Email updates

Keep up to date with the latest news and content from BMC Dermatology and BioMed Central.

Open Access Open Badges Research article

Solvent effects in permeation assessed in vivo by skin surface biopsy

Catarina Rosado12* and Luis Monteiro Rodrigues1

Author Affiliations

1 Laboratório de Fisiologia Experimental & UCTF – Faculdade de Farmácia da Universidade de Lisboa, Av das Forças Armadas, 1600 Lisboa, Portugal

2 UDE – Unidade de Dermatologia Experimental, Universidade Lusófona, Campo Grande 376, 1700 Lisboa, Portugal

For all author emails, please log on.

BMC Dermatology 2003, 3:5  doi:10.1186/1471-5945-3-5

Published: 18 December 2003



Transdermal drug delivery has become an important means of drug administration. It presents numerous advantages but it is still limited by the small number of drugs with a suitable profile. The use of solvents that affect the skin barrier function is one of the classic strategies of penetration enhancement. Some of these solvents have well characterised actions on the stratum corneum, but the majority are still selected using empirical criteria. The objective of this work was to conduct a systematic study on the ability to affect skin permeation of solvents commonly used in transdermal formulations. An innovative methodology in this area was employed, consisting of the combination of skin surface biopsy with colorimetry.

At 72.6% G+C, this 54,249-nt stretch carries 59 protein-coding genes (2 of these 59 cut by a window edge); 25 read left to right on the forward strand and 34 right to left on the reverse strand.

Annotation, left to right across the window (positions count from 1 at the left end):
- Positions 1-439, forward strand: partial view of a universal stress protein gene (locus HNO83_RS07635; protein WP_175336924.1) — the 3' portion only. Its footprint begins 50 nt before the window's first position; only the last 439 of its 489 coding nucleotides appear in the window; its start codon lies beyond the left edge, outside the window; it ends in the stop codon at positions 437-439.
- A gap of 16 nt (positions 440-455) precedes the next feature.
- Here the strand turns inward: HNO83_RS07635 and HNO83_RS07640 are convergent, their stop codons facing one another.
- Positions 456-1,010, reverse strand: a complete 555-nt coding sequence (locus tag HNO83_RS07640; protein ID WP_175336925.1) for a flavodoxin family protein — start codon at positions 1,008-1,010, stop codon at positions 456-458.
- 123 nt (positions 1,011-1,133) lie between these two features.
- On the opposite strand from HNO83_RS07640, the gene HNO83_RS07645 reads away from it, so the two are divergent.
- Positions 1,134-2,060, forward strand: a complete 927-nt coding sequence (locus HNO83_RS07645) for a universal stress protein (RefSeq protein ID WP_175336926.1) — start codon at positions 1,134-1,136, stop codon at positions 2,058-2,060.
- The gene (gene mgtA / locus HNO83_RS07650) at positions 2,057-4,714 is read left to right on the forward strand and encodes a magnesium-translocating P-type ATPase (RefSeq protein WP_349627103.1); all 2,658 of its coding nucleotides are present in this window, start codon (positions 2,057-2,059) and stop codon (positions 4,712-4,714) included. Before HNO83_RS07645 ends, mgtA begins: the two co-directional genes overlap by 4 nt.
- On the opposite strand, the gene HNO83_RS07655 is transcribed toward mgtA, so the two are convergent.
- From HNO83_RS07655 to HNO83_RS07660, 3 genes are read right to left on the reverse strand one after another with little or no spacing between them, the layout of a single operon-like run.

The study compared in vivo differences in the permeation of a hydrophilic (methylene blue) and a lipophilic (Sudan III) dye, after treatment of the skin with different vehicles. Consecutive skin surface biopsies of each site were taken and the cumulative amounts of the dyes in the stripped stratum corneum were measured by reflectance colourimetry.


Results indicate that the amount of methylene blue present in the stratum corneum varied significantly with different skin pre-treatments. Some solvents provided a 1.5 fold penetration enhancement but others decreased by almost half the permeation of the dye. The permeation of Sudan III was less significantly affected by solvent pre-treatment.


This study has only superficially explored the potential of the combination of skin surface biopsy and colourimetry, but the encouraging results obtained confirm that the methodology can be extended to the study of more complex formulations.